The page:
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  1.    #1  
    hey folks.

    i'm currently a VS customer, but with a regular phone.

    my service comittment is over and i'm dying for a 270. i'm planning to dump my current contract and start a new one with a new treo.

    i'd like to be able to use the treo for applications other than surf/email. do i need one of those istream add on packages?

    everyone seems to be talking about dialing out with the treo to make data calls... lots of talk about using a regular dialup isp. do you all have istream packages?

    also, the istream packages all talk about billing per MB, but i've read about folks mentioning data *minutes* on their bills.

    what's going on here?

    /chris
  2. rfg17's Avatar
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    #2  
    Originally posted by chrisinboston
    i'd like to be able to use the treo for applications other than surf/email. do i need one of those istream add on packages?

    everyone seems to be talking about dialing out with the treo to make data calls... lots of talk about using a regular dialup isp. do you all have istream packages?

    also, the istream packages all talk about billing per MB, but i've read about folks mentioning data *minutes* on their bills.

    what's going on here?

    /chris
    I'm currently a VS customer in the Boston area with a Treo 180.
    The Treos do not yet have GPRS support, so all data calls are circuit switched, meaning you must dial an ISP and run PPP over the dialup to surf, get email, or any other data application, except SMS which uses a separate channel. Dialup data calls are billed by the minute, just like voice calls.

    Istream is the VS GPRS data service. It is billed by the MB and does not require a separate dialup (it's always on). Presumably, when Handspring releases GPRS support for the Treo, you will need to add Istream service to use the network, but right now you just sign up for one of the voice packages, like GetMore or GetMore Plus.
  3.    #3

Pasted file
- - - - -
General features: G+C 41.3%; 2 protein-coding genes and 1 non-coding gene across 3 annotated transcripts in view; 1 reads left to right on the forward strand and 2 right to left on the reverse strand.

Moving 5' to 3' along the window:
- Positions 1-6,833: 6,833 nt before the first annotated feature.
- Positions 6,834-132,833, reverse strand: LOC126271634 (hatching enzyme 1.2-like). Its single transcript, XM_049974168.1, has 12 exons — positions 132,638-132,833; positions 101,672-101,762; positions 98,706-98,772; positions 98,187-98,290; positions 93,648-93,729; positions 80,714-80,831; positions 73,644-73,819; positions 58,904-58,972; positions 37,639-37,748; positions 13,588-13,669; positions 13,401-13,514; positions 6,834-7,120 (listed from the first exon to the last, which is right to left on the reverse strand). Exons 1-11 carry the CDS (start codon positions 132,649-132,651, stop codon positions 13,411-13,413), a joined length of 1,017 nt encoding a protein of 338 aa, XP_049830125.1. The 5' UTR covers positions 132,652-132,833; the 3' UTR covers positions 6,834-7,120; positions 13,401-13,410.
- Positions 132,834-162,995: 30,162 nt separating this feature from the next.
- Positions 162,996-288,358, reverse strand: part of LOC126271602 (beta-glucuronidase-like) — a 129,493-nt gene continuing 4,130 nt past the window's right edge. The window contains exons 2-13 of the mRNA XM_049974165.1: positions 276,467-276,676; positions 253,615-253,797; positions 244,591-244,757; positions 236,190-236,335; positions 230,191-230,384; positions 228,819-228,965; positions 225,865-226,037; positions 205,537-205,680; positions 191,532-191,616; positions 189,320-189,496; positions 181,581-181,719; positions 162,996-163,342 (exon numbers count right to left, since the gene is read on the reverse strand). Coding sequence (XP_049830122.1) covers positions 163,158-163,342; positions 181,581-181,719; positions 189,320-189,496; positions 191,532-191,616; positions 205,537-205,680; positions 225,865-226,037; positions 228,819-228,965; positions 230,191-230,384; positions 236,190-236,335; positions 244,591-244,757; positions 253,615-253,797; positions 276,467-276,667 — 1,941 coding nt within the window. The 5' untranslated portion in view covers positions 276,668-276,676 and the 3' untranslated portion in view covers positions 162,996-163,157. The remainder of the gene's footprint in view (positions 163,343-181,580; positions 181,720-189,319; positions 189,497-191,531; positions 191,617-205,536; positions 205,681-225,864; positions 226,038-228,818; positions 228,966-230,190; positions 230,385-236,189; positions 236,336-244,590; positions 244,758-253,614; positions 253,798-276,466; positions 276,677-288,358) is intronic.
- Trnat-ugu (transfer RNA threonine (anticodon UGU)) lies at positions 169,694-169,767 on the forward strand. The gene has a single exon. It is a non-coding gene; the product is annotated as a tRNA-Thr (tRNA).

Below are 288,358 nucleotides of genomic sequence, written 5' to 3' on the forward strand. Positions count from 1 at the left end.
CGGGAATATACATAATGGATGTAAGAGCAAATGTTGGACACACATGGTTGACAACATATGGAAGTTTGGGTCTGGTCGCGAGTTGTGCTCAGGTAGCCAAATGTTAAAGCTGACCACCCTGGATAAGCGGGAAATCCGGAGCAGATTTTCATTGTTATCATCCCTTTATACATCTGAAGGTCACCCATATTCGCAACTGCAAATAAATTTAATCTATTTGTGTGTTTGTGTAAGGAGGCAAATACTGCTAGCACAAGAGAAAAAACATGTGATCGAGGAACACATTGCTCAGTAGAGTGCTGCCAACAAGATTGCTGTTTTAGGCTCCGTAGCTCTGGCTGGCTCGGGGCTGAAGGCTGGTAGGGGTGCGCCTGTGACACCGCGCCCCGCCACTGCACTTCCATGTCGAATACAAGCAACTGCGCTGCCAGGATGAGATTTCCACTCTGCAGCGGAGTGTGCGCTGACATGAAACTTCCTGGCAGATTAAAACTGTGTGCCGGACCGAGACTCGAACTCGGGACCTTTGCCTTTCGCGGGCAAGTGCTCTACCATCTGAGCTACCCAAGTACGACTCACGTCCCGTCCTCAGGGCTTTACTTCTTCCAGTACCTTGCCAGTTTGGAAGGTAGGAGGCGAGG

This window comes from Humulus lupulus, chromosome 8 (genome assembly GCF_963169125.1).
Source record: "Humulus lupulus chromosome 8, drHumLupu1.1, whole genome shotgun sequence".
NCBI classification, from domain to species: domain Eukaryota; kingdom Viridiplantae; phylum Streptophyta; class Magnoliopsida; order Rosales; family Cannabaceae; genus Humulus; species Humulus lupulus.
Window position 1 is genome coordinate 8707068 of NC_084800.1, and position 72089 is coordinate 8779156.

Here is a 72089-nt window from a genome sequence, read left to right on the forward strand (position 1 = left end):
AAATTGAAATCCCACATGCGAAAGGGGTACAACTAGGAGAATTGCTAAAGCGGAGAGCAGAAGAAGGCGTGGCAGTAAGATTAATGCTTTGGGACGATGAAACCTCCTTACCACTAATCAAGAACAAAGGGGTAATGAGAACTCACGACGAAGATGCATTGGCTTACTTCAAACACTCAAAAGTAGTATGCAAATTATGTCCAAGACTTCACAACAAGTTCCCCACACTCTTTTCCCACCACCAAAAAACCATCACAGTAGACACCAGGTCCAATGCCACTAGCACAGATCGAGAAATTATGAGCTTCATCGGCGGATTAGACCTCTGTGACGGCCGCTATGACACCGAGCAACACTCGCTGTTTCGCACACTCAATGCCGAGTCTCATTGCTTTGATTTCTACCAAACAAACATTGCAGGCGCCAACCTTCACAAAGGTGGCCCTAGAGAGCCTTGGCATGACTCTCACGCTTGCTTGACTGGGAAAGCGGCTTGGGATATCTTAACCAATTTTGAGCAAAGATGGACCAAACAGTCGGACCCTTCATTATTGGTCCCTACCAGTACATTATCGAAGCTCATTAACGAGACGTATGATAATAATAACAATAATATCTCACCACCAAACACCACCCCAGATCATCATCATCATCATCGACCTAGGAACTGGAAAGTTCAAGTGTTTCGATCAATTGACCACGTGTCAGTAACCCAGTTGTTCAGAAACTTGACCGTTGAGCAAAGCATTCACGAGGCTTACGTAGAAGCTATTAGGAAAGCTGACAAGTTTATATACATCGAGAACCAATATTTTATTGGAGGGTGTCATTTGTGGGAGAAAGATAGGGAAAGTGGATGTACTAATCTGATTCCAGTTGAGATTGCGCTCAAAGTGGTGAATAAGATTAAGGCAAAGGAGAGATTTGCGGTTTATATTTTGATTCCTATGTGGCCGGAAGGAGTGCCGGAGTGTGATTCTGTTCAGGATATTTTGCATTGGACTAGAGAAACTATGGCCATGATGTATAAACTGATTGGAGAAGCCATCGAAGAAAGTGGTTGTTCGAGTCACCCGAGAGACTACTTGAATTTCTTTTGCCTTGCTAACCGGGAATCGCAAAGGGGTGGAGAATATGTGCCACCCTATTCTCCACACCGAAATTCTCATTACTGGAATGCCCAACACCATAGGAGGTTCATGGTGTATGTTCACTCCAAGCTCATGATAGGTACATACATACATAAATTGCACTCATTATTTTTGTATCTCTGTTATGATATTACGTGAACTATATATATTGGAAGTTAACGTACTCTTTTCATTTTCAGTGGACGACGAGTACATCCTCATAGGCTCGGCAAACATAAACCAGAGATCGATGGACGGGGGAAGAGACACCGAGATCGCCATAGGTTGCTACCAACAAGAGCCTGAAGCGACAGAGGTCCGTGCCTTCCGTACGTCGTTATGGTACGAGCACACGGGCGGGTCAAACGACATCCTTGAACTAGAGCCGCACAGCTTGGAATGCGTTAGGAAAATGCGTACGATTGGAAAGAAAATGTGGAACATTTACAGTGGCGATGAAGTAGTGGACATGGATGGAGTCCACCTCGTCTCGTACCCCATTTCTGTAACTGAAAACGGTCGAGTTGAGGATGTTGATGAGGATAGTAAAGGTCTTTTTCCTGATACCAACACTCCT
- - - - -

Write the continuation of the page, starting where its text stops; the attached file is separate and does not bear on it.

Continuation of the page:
Originally posted by rfg17

    Dialup data calls are billed by the minute, just like voice calls.
    thanks.

    so is it itemized separately on the bill? if so how many "data minutes" do i get? or is it just billed as a voice call, meaning i can get 3000 data/voice minutes for $60 these days?

    istream=gprs=not available yet?

    dialup data is roughly 14Kb/second?

    gprs much faster?

    when gprs comes out, i'll still have the option of dialing at 14Kb/s?

    what's with the isdn number people keep mentioning? is it just another isp, so if i've already got one, i don't need to worry about it?

    thanks again.

    /chris
  4. rfg17's Avatar
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    #4  
    Originally posted by chrisinboston


    thanks.

    so is it itemized separately on the bill? if so how many "data minutes" do i get? or is it just billed as a voice call, meaning i can get 3000 data/voice minutes for $60 these days?


    No, they are not itemized separately. Although the call detail has a code for data calls (I believe it's 'E'). There is some controversy over whether they are included in the "free weekend minutes" or not. But, yes, you get combined data/voice minutes.



    istream=gprs=not available yet?


    Right. My guess is that Handspring is waiting for GPRS to be more widely available/reliable through both the VS and Cingular networks before rolling it out. I imagine that GPRS is not going to be the panacea everyone on this board seems to think it will be.


    dialup data is roughly 14Kb/second?


    No, it's probably more like 9600b. Though, to be honest, I haven't found it that limiting. I don't do that much browsing, though.


    gprs much faster?


    No. GPRS will probably be around 28Kb, so it will be faster, but not like a cable modem.


    when gprs comes out, i'll still have the option of dialing at 14Kb/s?


    No. My guess is that any data calls will be routed over the GPRS network.